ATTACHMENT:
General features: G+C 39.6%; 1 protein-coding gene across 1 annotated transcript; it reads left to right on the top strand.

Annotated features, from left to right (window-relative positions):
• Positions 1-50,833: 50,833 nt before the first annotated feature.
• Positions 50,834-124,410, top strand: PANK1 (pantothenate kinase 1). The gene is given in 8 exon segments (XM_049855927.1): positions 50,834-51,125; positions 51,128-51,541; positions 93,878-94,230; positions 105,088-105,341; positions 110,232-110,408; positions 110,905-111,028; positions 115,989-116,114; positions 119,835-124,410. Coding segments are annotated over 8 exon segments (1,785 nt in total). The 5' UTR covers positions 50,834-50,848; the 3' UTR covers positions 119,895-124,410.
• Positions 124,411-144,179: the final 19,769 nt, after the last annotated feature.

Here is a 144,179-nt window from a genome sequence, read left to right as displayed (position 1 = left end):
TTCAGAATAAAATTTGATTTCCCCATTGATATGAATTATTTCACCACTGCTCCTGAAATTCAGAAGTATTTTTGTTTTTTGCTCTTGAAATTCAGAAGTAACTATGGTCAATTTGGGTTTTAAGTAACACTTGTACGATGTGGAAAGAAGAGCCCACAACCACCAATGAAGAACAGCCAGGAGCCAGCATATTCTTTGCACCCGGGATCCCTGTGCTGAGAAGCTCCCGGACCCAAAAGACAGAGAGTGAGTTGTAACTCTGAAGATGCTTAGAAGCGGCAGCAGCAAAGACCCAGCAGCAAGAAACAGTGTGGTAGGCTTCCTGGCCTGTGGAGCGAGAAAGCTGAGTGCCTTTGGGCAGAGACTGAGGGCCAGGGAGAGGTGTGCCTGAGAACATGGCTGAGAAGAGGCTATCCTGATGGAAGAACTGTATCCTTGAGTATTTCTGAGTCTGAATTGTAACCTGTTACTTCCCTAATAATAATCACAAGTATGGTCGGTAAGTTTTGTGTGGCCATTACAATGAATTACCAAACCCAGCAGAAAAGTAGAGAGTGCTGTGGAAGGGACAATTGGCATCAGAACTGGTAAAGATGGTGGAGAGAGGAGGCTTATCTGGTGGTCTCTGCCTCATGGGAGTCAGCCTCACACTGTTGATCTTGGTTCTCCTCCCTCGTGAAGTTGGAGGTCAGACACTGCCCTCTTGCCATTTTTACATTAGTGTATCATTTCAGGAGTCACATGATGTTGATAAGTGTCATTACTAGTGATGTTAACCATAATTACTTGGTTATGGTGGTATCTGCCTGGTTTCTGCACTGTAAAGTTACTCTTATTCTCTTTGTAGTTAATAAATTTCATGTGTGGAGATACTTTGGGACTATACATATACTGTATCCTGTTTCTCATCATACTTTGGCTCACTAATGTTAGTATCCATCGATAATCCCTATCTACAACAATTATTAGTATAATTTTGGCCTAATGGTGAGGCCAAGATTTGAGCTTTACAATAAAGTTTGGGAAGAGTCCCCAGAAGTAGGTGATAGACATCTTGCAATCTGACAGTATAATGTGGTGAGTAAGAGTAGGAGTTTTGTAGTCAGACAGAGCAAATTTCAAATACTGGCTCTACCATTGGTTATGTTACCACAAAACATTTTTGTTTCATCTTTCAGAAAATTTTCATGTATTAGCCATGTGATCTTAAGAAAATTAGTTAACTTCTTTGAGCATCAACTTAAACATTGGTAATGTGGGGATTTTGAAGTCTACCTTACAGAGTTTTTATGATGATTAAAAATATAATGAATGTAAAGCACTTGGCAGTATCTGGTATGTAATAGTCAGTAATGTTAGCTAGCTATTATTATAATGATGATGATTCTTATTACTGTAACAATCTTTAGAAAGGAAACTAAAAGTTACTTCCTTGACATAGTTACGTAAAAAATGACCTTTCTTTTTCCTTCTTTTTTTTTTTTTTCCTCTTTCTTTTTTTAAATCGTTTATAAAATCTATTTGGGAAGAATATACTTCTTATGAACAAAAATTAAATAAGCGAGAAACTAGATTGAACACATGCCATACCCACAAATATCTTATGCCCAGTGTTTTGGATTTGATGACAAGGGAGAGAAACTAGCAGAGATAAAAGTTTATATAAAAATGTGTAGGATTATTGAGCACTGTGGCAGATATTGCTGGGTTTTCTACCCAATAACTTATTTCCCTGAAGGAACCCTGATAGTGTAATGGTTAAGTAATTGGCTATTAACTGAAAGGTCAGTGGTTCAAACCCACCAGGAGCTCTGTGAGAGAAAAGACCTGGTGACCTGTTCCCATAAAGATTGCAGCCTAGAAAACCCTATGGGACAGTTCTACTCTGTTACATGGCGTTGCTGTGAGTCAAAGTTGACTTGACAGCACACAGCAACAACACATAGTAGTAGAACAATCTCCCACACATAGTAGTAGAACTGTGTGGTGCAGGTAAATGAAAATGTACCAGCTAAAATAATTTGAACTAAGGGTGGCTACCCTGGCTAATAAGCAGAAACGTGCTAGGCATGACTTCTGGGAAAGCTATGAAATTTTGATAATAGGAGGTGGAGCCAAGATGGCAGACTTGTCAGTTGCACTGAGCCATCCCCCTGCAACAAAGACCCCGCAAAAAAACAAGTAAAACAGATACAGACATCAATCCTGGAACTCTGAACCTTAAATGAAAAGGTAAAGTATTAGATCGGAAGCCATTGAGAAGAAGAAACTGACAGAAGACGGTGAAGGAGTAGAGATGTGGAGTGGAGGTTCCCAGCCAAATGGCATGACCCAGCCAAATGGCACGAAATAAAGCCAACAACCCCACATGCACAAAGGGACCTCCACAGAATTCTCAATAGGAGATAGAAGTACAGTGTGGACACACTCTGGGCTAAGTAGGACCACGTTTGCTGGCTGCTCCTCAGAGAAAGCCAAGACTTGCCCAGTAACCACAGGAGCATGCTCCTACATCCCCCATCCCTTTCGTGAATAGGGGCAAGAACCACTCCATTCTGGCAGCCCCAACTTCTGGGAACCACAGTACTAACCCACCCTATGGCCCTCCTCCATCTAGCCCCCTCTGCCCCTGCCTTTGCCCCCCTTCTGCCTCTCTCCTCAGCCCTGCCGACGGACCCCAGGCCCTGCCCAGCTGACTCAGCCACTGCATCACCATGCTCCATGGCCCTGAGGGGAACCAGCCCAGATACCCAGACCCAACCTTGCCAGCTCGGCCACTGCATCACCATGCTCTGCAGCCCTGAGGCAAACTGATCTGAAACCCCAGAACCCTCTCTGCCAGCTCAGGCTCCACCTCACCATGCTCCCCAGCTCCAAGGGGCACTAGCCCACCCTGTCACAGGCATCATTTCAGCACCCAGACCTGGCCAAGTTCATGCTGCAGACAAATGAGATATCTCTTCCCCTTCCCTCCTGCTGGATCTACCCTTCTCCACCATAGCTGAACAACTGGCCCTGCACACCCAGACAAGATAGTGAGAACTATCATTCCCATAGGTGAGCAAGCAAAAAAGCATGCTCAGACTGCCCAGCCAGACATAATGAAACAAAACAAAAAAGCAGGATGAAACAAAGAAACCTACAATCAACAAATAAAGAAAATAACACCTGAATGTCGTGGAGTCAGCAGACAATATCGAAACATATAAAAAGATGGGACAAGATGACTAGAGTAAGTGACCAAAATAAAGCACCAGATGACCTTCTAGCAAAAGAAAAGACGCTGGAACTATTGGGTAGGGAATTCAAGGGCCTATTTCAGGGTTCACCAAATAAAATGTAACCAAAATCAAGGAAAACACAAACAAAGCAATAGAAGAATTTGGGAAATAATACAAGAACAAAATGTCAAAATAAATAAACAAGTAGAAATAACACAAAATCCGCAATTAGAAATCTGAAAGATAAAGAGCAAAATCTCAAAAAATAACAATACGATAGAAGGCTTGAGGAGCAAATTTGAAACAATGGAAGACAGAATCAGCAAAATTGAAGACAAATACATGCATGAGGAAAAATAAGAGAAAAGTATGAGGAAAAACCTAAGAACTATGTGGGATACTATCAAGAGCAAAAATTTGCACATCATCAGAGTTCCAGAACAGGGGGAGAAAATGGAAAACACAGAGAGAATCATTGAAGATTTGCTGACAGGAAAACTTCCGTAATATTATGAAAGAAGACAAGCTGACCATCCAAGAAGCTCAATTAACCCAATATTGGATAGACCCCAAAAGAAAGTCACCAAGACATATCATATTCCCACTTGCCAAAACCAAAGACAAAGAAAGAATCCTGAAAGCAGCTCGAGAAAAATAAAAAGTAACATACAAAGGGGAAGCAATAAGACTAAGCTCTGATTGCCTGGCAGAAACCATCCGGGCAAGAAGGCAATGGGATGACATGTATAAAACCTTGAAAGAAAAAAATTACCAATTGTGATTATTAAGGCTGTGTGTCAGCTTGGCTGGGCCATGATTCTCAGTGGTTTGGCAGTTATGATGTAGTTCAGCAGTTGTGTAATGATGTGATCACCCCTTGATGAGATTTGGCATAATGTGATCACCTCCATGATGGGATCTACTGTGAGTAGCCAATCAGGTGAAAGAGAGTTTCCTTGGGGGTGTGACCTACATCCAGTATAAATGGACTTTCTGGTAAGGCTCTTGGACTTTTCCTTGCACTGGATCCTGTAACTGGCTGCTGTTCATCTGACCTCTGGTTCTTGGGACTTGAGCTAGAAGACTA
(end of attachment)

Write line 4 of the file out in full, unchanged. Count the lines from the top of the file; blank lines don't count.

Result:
• Positions 50,834-124,410, top strand: PANK1 (pantothenate kinase 1). The gene is given in 8 exon segments (XM_049855927.1): positions 50,834-51,125; positions 51,128-51,541; positions 93,878-94,230; positions 105,088-105,341; positions 110,232-110,408; positions 110,905-111,028; positions 115,989-116,114; positions 119,835-124,410. Coding segments are annotated over 8 exon segments (1,785 nt in total). The 5' UTR covers positions 50,834-50,848; the 3' UTR covers positions 119,895-124,410.